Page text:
The Wolf by J.R. Ward

vampire (n.) Member of a species separate from that of Homo sapiens. Vampires must drink the blood of the opposite sex to survive. Human blood will keep them alive, though the strength does not last long. Following their transitions, which occur in their mid-twenties, they are unable to go out into sunlight and must feed from the vein regularly. Vampires cannot “convert” humans through a bite or transfer of blood, though they are in rare cases able to breed with the other species. Vampires can dematerialize at will, though they must be able to calm themselves and concentrate to do so and may not carry anything heavy with them. They are able to strip the memories of humans, provided such memories are short-term. Some vampires are able to read minds. Life expectancy is upward of a thousand years, or in some cases, even longer.

wahlker (n.) An individual who has died and returned to the living from the Fade. They are accorded great respect and are revered for their travails.

whard (n.) Equivalent of a godfather or godmother to an individual.

Willow Hills Sanatorium

Connelly, New York

It was a stormy Halloween night when two boys, aged thirteen and thirteen and three-quarters, squeezed through the torn section of a chain-link fence hung with all kinds of “No Trespassing” signs. The one who was older by eight months got his jacket caught on a rusty grab, and the tearing sound was one week without his iPad. Minimum.

“Dammit,” Tiller said as he pulled at the snag.

“C’mon. Let’s get this over with.”

He shouldn’t have brought Gordo, but Isaac was sick, and Mark was grounded for what they’d all done the weekend before. Stupid fire. They hadn’t meant it to get that big, and besides, the leaf pile was gone now and that burned lawn in the Thompsons’ side yard would grow back.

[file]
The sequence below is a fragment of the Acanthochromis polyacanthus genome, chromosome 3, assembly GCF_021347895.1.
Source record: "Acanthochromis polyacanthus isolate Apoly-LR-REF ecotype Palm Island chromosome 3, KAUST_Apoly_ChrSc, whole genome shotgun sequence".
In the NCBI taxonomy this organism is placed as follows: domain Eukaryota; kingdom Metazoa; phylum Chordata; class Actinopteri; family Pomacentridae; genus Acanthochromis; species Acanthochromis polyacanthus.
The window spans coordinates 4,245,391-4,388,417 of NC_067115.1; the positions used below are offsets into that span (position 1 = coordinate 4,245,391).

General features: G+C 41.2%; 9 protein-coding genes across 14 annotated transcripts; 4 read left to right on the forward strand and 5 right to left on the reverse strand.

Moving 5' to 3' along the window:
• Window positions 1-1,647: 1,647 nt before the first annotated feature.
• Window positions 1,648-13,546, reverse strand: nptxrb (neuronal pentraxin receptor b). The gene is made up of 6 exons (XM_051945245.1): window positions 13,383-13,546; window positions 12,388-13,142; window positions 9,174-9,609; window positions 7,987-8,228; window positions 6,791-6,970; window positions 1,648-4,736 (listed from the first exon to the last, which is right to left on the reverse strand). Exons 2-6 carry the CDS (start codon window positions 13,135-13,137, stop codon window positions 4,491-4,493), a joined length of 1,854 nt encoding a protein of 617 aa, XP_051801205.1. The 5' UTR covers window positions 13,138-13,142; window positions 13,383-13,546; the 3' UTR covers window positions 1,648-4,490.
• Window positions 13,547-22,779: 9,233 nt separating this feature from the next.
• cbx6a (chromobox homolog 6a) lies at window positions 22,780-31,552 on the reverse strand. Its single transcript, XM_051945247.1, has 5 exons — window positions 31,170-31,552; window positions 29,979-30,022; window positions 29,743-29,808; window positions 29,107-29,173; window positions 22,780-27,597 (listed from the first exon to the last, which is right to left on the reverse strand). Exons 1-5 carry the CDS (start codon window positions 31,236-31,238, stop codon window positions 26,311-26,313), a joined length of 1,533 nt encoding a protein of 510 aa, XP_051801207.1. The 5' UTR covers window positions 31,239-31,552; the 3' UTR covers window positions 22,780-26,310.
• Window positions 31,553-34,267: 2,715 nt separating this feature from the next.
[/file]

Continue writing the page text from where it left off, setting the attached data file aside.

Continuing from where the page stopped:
As rain started to fall a little harder, Gordo came over and yanked at the jacket. “Take it off.”

“I am.”

Tiller shoved his ghost-hunting equipment into his buddy’s chest, unzipped the front, and got out of the sleeve. Then he gripped with both hands and pulled as hard as he could—

The release was immediate, and as he landed on his ass, he got rain in his eyes and mud all over him. “Fuck!”

Gordo bent down. “I gotta be back before midnight.”

Like the guy thought Tiller was going to hang around until things air dried. Sometime next week.

“Relax.” He got to his feet and flapped the jacket around. Palm-cleaned his jeans. “What, are you scared?”

“No, dumbass. And we’re s’posed to be online in an hour.”


The guy was lying about not being afraid. Which was why he’d been third choice when Tiller had decided he couldn’t handle going alone. Not that he himself was nervous or anything.

Tying the jacket around his waist, he felt like he was wearing his mother’s kitchen sponge, but as he looked around, he forgot about the cold and wet. The trees had no leaves on their clawing branches, and the bushes, with their twisted, finger-like extensions, seemed ready to follow the fence’s example with poisoned thorns—

Overhead, lightning flashed.

Good thing Gordo also jumped.

“Where is the place?”

“Up here,” Tiller said, even though he didn’t know where they were going.

As they continued on, he let Gordo keep hold of the night vision cam and the EVP recorder because he was trying not to run back for the fence, and not sure whether he was going to win the argument with his feet. The deeper into the acreage he went, the more he just wanted to get the video and send it to the seventh grade group chat and have this shit be done with.

“How far is it?”

“Not far.”

Except the trek felt endless, and the trees seemed to move all around them, and Tiller started to lose faith, too. So he fired up the EMF reader on his phone and swung the sensor around, the beeping noise making him think of that submarine movie his father liked to watch, the one with that guy, Stewart Seagal or whatever. The ghost-hunting app, which he’d installed for free, made him feel like he had a flashlight—

The howl came from over to the right. And it was loud and long. And it didn’t sound like just a dog, even a big one like a German shepherd or a Rottie. Whatever was making that noise was much larger.

Tiller grabbed for Gordo, but the kid did the same thing at the same time, so he wasn’t a wuss. As his phone shook in his hand, he almost dropped it. Which would have been a month without his iPad. Or longer.